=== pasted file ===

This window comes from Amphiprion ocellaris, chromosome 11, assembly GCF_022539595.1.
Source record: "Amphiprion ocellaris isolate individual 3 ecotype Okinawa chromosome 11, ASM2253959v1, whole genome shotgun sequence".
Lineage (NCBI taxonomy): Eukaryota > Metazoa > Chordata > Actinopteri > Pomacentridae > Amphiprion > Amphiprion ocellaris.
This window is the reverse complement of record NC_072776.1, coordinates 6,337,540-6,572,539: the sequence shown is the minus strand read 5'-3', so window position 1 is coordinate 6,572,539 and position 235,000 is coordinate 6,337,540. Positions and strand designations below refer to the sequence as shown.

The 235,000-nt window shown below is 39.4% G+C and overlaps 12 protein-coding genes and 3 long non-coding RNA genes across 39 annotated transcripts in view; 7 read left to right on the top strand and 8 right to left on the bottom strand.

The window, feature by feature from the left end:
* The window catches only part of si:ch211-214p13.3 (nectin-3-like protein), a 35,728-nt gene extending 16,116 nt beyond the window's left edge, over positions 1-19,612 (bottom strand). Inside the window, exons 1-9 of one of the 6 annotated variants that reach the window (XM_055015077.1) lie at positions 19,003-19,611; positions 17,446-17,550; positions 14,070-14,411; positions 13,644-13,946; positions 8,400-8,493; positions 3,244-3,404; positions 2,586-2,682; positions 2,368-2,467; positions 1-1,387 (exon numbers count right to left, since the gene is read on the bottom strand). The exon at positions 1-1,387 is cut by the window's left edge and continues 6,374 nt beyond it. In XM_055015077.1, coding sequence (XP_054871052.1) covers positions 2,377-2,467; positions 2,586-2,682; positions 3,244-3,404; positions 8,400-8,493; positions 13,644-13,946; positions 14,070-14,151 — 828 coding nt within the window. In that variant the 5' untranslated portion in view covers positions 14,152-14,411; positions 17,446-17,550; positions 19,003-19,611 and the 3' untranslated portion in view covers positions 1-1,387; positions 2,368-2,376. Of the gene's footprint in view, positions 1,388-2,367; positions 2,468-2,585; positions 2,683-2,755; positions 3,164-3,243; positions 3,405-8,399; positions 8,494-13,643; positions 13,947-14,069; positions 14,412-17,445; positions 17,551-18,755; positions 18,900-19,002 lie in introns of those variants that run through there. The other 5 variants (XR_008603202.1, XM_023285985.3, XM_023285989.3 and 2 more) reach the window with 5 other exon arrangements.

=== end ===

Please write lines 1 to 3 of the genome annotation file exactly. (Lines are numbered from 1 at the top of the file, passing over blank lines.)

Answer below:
This window comes from Amphiprion ocellaris, chromosome 11, assembly GCF_022539595.1.
Source record: "Amphiprion ocellaris isolate individual 3 ecotype Okinawa chromosome 11, ASM2253959v1, whole genome shotgun sequence".
Lineage (NCBI taxonomy): Eukaryota > Metazoa > Chordata > Actinopteri > Pomacentridae > Amphiprion > Amphiprion ocellaris.